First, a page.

The best part of each summer is the two weeks that my wife flies north from Atlanta for her annual vacation. This year, we had the additional pleasure of hosting her niece and fourteen year old great-nephew. Neither had previously been to Canada.
The four of us had a fabulous time, and it was an added bonus to see my world through their eyes. We travelled from the Badlands of central Alberta to the glorious lakes and mountains of Banff and Jasper National Parks, with many stops in between. We climbed into canyons and walked on glaciers. We went kayaking, hiking, to a rodeo, and played on the edge of a river, where we built an Inukshuk. I re-discovered my wife’s competitive side when we raced summertime luges. They roll on wheels down cement runs rather than with runners over ice. She was the first of the four of us down to the finish on all three races. I was equally consistent about my fourth place finishes, but merely because I was taking my time to smell the roses and admire the city view. Someone had to, and it wasn’t going to be my speedster wife, Parnelli Petersen.
One of the highlights of our vacation was something we’d wanted to do for years—white water rafting in the mountains. It was a hot afternoon when we arrived at the meet-up place, and none of us were thrilled about having to don wetsuits. Fortunately, Transport Canada’s regulations made it non-optional. My wife also had the good sense to suggest we avail ourselves of the string that was supplied to tie our glasses tightly on our heads, just in case. When we got to the spot on the river where we would launch, we first had to listen to an extensive safety lecture. One of the instructions given was this: “In the unlikely event that you are ejected from the raft and come up underneath, do not panic and flail around trying to decide which way is quickest to get out from under. Pick a direction, and just go.”
Allow me to digress a moment to my childhood, when I first began to understand that physical life was finite. Being an odd child with an inquiring, albeit slightly morbid mind, I tried to decide what would be the least painful way to die. Because I loved the water, I settled on drowning as the most peaceful, most painless way to shuffle off this mortal coil. I was wrong—so wrong.
Alright, back to the present. There were seven adventurers in our raft, plus a nice Aussie guide named Mick, who had been on the job for a couple of months. On our side of the (fortunately self-bailing) raft was our great-nephew, our niece, myself, and my wife in that order, front to back. We were having a grand time, until suddenly a guide from another boat started hollering at us. We were all facing forward so we hadn’t seen Mick thrown off the back of the raft. Another guide shouted instructions and we paddled in place until Mick caught up and hauled himself aboard.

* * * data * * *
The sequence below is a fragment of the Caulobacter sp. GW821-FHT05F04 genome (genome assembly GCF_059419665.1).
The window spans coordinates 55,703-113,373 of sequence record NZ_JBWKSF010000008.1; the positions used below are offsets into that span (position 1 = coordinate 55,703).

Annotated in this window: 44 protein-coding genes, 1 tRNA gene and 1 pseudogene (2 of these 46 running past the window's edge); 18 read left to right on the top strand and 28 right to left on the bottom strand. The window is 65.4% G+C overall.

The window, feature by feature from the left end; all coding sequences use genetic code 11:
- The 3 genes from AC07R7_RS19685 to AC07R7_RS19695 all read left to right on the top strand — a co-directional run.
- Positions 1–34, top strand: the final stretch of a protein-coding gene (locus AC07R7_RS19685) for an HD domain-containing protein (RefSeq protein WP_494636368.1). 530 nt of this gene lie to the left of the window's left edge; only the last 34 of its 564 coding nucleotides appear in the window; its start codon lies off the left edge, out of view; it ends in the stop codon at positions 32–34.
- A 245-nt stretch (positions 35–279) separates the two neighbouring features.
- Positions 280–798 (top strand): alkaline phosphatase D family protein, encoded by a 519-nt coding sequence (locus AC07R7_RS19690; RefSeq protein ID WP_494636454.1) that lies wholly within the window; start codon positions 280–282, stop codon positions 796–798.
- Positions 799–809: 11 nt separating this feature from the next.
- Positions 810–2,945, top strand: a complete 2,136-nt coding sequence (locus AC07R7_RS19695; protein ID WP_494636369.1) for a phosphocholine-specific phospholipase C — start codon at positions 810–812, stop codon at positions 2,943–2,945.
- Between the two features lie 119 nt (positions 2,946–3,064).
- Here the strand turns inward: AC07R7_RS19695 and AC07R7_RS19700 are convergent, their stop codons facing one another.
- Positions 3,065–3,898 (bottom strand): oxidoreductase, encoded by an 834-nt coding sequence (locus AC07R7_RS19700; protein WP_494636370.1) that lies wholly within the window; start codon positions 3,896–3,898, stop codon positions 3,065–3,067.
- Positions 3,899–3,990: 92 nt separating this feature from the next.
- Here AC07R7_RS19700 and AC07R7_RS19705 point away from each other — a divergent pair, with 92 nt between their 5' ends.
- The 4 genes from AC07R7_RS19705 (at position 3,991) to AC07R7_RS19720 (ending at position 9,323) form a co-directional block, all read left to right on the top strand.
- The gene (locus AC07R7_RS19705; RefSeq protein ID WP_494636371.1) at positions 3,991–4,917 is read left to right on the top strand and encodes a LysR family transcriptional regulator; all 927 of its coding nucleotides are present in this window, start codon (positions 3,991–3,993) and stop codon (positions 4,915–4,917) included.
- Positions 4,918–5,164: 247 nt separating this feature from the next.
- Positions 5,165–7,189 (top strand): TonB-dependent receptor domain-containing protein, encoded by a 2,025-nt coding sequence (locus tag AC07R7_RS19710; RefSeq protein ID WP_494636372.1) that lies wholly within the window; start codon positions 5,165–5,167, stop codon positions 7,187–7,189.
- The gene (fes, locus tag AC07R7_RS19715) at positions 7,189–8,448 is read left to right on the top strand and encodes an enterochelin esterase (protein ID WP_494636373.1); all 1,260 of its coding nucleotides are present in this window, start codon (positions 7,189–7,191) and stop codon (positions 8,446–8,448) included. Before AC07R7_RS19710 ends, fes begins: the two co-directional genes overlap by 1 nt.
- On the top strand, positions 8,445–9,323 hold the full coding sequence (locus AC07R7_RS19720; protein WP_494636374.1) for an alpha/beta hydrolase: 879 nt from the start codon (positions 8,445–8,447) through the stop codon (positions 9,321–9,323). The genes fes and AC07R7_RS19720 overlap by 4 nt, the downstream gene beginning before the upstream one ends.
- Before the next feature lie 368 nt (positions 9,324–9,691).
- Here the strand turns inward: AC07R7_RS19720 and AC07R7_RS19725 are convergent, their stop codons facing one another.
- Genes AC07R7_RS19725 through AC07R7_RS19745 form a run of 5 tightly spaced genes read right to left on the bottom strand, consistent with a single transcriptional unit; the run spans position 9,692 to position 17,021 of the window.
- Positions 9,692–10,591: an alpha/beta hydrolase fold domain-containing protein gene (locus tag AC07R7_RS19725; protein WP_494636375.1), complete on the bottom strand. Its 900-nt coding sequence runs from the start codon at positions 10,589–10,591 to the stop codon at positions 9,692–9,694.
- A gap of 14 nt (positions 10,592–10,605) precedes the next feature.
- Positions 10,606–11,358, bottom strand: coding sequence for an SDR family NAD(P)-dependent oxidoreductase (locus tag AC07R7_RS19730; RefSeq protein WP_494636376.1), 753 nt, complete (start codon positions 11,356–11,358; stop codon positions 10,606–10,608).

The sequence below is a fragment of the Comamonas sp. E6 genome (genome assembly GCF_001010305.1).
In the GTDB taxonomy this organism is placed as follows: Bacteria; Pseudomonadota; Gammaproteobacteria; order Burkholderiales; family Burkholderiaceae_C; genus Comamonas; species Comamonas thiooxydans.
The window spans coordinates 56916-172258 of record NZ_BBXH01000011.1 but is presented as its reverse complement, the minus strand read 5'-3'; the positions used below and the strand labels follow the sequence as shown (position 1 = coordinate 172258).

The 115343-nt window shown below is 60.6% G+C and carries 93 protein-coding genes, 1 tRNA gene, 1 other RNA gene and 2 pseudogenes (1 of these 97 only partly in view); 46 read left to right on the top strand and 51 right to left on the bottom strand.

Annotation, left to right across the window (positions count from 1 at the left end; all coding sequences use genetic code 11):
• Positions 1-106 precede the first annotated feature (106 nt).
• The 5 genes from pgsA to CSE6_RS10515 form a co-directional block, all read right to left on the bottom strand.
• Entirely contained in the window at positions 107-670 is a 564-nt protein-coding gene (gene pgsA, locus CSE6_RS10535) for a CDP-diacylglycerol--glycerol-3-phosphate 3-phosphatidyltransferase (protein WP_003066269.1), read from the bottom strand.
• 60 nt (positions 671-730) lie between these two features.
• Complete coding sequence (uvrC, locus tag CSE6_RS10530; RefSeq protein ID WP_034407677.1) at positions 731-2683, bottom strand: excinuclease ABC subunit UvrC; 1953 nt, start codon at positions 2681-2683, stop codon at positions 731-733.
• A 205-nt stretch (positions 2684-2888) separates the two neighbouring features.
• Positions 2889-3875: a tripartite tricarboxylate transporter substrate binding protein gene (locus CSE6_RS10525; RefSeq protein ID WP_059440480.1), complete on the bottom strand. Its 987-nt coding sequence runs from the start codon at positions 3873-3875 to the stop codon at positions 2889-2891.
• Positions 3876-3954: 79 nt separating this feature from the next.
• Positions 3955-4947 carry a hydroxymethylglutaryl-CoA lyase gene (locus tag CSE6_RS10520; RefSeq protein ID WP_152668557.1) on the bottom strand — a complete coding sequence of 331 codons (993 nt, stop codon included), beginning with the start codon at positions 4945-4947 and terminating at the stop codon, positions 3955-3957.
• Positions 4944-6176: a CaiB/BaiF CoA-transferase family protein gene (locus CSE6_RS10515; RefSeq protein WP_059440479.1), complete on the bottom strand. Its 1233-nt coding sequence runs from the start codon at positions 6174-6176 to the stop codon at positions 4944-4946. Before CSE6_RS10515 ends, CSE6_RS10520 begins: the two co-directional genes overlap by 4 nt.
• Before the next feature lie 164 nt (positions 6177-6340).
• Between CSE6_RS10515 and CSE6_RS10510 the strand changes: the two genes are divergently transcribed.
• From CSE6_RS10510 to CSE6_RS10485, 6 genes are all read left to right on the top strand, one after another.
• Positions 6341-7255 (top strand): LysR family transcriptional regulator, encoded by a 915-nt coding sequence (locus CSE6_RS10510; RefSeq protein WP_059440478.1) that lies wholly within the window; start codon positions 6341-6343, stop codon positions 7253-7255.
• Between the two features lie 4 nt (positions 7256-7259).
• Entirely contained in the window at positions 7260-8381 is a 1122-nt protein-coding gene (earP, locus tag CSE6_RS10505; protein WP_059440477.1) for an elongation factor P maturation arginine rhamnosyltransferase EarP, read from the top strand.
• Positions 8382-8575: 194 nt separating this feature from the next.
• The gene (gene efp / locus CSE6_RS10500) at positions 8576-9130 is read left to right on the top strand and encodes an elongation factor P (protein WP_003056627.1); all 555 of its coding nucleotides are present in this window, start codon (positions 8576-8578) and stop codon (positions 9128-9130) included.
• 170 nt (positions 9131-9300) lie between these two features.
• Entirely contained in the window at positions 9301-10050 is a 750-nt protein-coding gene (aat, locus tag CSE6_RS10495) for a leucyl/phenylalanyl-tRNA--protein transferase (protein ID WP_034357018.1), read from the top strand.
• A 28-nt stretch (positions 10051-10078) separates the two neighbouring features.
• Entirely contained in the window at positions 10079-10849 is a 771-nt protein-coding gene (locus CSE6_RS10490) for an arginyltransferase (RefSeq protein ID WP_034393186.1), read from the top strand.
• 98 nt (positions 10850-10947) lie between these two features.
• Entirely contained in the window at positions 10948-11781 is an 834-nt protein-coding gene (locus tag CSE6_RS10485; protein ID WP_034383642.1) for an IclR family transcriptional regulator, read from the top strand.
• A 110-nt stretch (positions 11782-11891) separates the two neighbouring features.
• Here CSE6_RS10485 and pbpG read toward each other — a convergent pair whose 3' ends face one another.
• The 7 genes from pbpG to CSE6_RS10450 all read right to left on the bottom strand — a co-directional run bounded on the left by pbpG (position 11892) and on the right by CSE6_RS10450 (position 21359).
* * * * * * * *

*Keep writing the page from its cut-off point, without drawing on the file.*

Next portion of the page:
Then off we went, down the river again. We’d grown accustomed to glacial water nearly swamping the raft (note the photo—I’m the one in the sunglasses,) but the violence of one particular rapid was our undoing. One moment I was paddling madly, and the next I was in the river, coming up underneath the raft, without a clue how I’d gotten there. The river was not deep, I could stand on the bottom. But the raft, still loaded with five people, was forcing my head under water, and I could not breathe. It was at that point that I realized how horribly erroneous my childhood assumption about drowning was. It did not feel the least bit pleasant or peaceful.
I did, however, (and I’m very proud of this) remember the safety instructions, and struck out immediately in one direction. Thanks to my wife and her string theory, when I popped out from under the raft, I still had my sunglasses. My wife and her niece had also been ejected from the raft, though fortunately not under it. My wife tells me I grabbed her hand and pulled her back to the raft, but all I remember with any clarity is the colour of the bottom of the raft and water filling my lungs. The three of us were hauled back to the safety of the raft. Mick clearly forgot the safety instructions where you were supposed to ensure that when an ejectee was recovered, they were turned on their back so they could breathe. I lay face down, gasping for air like a flounder out of her element until I could summon the strength to resume my place on the rim of the raft.
And that, dear readers, is how I spent my summer vacation in the Great (wet) White North. I had a wonderful time, a ton of fun with family, and learned the philosophical difference between a nine-year-old’s view of mortality and that of a fifty-nine-year-old. Funny the difference a half century can make.
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